Village People: Becky Griffiths

Becky has been foraging fruit and making liqueurs for almost as long as she’s been on earth. Her Mother’s Ruin Gin Palace has helped turn the Ravenswood Industrial Estate from Village backwater into Village hotspot, while her award winning sloe and damson gins can now be found in cocktails and cupboards across the country. And inbetween she managed to become par t of the country’s social and political history…

“My family lived in the middle of nowhere, first in Wales and then in Ireland and eventually the Lake District. I’ve got two brothers and one sister, and living that isolated we roamed around. We would just disappear for the day and turn up four or five hours later. We’d have little adventures; foraging, lighting bonfires, just doing our own thing. Then you reach your teens and you’re desperate to be someplace interesting. It’s ‘Oh this is so boring!’ I thought London was a great paradise and was desperate to get to the city.

“But when I was 17, I got involved in the local CND (Campaign for Nuclear Disarmament). I went with a group of women from the Kendal peace group to attend a big demonstration at the Greenham Common Peace Camp (set up by women protesting the government’s decision to allow the RAF base to house nuclear cruise missiles). I loved it and decided I wanted to stay. I suppose I was drawn to it because I was seeing women taking action and this whole other society that I found very fascinating. Plus I was politically convinced by it as well. I went home and told my mum what I wanted to do and she was a bit nervous but said: ‘Okay, but you have to tell your headmaster.’ It was a big thing because I was leaving school, so it was in the local TV and newspapers.

“I moved to Greenham Common in December 1982 and that New Year’s Eve about 40 women broke into the base and took over the missile silos. There’s a very famous picture of them dancing on top of the silos. And one of those women is me!

“It was totally liberating as a 17-year-old not to be at school every day, being part of an attempt to create a new type of society. Though we didn’t stop the nuclear missiles coming, we raised awareness massively. It was headline news all the time and got the country discussing the whole issue of nuclear weapons and disarmament.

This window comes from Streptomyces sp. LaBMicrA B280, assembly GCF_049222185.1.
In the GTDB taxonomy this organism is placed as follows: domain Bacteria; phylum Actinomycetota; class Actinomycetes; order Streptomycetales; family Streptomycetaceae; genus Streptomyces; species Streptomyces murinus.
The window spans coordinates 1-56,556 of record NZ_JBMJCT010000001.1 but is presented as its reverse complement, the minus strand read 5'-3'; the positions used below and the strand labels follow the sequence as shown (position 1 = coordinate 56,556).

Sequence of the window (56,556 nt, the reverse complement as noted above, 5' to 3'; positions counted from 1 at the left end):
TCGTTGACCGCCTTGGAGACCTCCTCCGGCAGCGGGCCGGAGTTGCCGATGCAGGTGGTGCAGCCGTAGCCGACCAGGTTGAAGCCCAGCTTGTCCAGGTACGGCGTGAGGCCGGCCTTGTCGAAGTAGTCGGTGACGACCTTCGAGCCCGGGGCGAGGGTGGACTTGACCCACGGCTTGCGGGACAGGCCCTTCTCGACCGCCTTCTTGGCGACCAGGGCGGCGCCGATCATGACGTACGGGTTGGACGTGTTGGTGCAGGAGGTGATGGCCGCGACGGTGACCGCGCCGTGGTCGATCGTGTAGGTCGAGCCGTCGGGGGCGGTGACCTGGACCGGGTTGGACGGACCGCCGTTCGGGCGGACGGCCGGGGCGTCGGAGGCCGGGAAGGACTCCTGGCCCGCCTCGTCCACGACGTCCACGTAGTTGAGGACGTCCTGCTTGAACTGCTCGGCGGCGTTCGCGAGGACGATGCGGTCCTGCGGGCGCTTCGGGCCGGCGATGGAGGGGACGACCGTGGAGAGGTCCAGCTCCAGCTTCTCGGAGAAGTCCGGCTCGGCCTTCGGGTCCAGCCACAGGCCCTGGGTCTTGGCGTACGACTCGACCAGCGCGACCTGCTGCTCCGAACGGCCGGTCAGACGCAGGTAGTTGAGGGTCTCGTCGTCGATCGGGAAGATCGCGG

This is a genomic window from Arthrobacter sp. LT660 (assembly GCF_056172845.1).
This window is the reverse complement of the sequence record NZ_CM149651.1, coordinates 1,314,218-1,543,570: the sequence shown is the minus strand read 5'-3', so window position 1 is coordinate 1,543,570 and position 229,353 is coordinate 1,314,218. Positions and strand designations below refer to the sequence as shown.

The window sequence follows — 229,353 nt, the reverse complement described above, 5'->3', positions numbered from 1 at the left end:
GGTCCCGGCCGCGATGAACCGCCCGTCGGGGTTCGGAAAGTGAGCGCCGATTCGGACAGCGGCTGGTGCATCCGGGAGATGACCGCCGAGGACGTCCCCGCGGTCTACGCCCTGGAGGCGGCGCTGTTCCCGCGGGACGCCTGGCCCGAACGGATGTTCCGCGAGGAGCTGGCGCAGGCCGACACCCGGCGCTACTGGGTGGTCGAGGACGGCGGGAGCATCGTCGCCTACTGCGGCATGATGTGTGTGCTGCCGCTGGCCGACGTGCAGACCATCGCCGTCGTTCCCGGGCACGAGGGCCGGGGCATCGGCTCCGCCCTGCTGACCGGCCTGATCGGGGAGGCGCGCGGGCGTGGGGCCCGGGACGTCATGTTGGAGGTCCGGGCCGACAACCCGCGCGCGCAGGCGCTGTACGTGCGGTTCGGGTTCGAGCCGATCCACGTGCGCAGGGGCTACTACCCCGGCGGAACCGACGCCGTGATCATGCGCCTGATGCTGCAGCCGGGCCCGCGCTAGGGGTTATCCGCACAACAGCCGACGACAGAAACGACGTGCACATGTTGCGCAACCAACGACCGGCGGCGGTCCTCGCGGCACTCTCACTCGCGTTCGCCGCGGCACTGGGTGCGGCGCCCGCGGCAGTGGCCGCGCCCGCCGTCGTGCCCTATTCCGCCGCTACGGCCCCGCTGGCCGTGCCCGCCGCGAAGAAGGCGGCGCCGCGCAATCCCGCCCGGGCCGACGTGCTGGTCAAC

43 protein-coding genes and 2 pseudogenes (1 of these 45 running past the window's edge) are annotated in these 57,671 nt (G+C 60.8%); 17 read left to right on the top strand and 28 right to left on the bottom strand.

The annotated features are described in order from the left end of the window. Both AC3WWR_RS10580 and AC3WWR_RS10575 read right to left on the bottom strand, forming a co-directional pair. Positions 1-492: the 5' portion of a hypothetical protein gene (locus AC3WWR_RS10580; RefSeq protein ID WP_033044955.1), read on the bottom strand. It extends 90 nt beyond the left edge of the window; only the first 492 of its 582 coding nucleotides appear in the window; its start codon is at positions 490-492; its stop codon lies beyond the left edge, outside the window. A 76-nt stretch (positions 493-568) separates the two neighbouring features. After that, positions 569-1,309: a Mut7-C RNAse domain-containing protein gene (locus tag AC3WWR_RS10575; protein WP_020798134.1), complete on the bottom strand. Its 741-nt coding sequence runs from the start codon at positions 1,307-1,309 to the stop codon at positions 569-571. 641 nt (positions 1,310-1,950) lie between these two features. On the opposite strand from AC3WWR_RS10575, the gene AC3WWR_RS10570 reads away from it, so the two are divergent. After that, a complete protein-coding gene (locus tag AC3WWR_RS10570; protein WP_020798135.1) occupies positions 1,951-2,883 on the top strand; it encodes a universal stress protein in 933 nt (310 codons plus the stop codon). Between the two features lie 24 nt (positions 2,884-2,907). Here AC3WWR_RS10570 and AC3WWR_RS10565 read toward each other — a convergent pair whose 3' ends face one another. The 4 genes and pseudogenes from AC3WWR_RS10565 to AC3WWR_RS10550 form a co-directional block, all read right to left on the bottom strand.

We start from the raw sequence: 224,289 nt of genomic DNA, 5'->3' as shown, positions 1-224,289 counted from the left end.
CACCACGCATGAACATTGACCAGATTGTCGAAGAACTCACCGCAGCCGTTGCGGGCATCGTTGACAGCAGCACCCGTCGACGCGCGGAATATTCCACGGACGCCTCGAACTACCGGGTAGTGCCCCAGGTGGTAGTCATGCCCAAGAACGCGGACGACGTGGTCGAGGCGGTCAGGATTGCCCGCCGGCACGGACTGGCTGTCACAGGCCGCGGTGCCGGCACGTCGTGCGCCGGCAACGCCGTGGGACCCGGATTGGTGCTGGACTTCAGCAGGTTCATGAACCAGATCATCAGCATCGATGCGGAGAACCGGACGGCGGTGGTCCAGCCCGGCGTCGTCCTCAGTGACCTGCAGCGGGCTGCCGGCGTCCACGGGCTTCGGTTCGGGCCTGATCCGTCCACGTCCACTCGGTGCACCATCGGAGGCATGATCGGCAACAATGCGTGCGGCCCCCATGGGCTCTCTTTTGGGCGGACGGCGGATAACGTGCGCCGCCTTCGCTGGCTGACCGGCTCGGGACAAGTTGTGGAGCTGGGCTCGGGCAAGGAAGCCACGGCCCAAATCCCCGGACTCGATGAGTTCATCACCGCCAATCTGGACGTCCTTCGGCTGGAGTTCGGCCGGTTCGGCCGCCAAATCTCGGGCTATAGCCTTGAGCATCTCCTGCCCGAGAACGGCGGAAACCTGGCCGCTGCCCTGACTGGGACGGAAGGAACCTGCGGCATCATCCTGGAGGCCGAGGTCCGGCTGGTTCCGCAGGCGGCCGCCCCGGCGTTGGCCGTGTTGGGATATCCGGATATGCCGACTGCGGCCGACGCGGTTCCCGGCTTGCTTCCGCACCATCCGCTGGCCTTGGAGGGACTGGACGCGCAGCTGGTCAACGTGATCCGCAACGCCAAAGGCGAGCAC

“At the same time I was dealing with my sexuality – am I gay? What the hell’s going on?! But luckily I was in a place where a good percentage of people were gay. It wasn’t a big deal and there was a huge positive identity around being gay. I think it was a gift that it happened in that environment.

“I lived at Greenham Common for around four years, and when I left I joined the big squatting scene that existed in south London at the time, living in squats in Vauxhall and Stockwell for several years. Eventually when I was
25 I started training as a social worker, and followed that career for about 20 years.

“And then I started Mother’s Ruin. Just a small change of direction. But surprisingly transferable skills!

“I’ve always made damson and sloe gin at home, which I learned from my mum. Then I worked part time doing social work and producing my liqueurs part time. When I got the premises on the Ravenswood Estate I thought I need to throw myself at this or it’s going to be a disaster juggling the two things. Slowly it’s worked, and the retail and wholesale business has steadily grown. In fact, I’ve just had my biggest order yet – Booths, a small chain of stores with 28 shops around Manchester, bought 500 bottles – it was my first proper pallet sized order”

For information on Becky’s products and opening hours of her Gin Palace, visit

This article first appeared in the Autumn 2017 edition of “The Village” magazine.

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